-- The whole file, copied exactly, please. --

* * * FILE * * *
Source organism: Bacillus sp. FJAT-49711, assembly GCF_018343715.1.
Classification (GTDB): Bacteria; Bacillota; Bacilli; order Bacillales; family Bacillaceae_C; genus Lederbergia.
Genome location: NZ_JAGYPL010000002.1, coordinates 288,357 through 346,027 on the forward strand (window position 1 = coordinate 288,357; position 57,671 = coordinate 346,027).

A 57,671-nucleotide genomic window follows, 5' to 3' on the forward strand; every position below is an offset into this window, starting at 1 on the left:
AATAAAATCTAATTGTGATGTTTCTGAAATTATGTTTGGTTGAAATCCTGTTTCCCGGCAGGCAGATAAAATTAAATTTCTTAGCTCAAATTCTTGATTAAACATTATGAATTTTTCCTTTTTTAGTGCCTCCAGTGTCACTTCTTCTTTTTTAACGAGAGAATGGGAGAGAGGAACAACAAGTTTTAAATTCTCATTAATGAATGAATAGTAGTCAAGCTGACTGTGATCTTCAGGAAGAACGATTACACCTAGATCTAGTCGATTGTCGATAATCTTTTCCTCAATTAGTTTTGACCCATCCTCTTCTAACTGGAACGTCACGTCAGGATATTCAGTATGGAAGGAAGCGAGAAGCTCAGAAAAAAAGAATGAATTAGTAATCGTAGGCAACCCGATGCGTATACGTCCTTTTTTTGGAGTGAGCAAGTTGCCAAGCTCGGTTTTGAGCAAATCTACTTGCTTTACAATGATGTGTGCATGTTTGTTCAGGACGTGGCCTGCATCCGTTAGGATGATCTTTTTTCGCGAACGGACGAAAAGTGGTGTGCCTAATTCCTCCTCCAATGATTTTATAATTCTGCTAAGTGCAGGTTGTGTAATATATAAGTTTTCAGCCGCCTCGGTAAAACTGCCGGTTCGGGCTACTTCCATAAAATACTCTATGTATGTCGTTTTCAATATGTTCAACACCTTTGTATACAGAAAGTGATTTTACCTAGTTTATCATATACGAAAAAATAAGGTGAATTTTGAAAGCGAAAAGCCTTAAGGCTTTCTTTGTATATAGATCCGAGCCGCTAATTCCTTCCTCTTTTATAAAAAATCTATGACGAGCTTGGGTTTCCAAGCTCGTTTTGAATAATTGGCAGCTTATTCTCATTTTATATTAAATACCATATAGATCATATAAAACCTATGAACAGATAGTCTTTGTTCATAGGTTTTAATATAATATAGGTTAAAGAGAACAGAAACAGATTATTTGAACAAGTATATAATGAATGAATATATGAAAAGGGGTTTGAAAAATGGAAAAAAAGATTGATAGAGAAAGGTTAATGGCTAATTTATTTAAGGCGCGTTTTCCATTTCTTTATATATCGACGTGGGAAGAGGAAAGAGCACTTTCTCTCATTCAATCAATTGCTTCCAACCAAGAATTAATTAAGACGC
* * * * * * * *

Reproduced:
Source organism: Bacillus sp. FJAT-49711, assembly GCF_018343715.1.
Classification (GTDB): Bacteria; Bacillota; Bacilli; order Bacillales; family Bacillaceae_C; genus Lederbergia.
Genome location: NZ_JAGYPL010000002.1, coordinates 288,357 through 346,027 on the forward strand (window position 1 = coordinate 288,357; position 57,671 = coordinate 346,027).

A 57,671-nucleotide genomic window follows, 5' to 3' on the forward strand; every position below is an offset into this window, starting at 1 on the left:
AATAAAATCTAATTGTGATGTTTCTGAAATTATGTTTGGTTGAAATCCTGTTTCCCGGCAGGCAGATAAAATTAAATTTCTTAGCTCAAATTCTTGATTAAACATTATGAATTTTTCCTTTTTTAGTGCCTCCAGTGTCACTTCTTCTTTTTTAACGAGAGAATGGGAGAGAGGAACAACAAGTTTTAAATTCTCATTAATGAATGAATAGTAGTCAAGCTGACTGTGATCTTCAGGAAGAACGATTACACCTAGATCTAGTCGATTGTCGATAATCTTTTCCTCAATTAGTTTTGACCCATCCTCTTCTAACTGGAACGTCACGTCAGGATATTCAGTATGGAAGGAAGCGAGAAGCTCAGAAAAAAAGAATGAATTAGTAATCGTAGGCAACCCGATGCGTATACGTCCTTTTTTTGGAGTGAGCAAGTTGCCAAGCTCGGTTTTGAGCAAATCTACTTGCTTTACAATGATGTGTGCATGTTTGTTCAGGACGTGGCCTGCATCCGTTAGGATGATCTTTTTTCGCGAACGGACGAAAAGTGGTGTGCCTAATTCCTCCTCCAATGATTTTATAATTCTGCTAAGTGCAGGTTGTGTAATATATAAGTTTTCAGCCGCCTCGGTAAAACTGCCGGTTCGGGCTACTTCCATAAAATACTCTATGTATGTCGTTTTCAATATGTTCAACACCTTTGTATACAGAAAGTGATTTTACCTAGTTTATCATATACGAAAAAATAAGGTGAATTTTGAAAGCGAAAAGCCTTAAGGCTTTCTTTGTATATAGATCCGAGCCGCTAATTCCTTCCTCTTTTATAAAAAATCTATGACGAGCTTGGGTTTCCAAGCTCGTTTTGAATAATTGGCAGCTTATTCTCATTTTATATTAAATACCATATAGATCATATAAAACCTATGAACAGATAGTCTTTGTTCATAGGTTTTAATATAATATAGGTTAAAGAGAACAGAAACAGATTATTTGAACAAGTATATAATGAATGAATATATGAAAAGGGGTTTGAAAAATGGAAAAAAAGATTGATAGAGAAAGGTTAATGGCTAATTTATTTAAGGCGCGTTTTCCATTTCTTTATATATCGACGTGGGAAGAGGAAAGAGCACTTTCTCTCATTCAATCAATTGCTTCCAACCAAGAATTAATTAAGACGC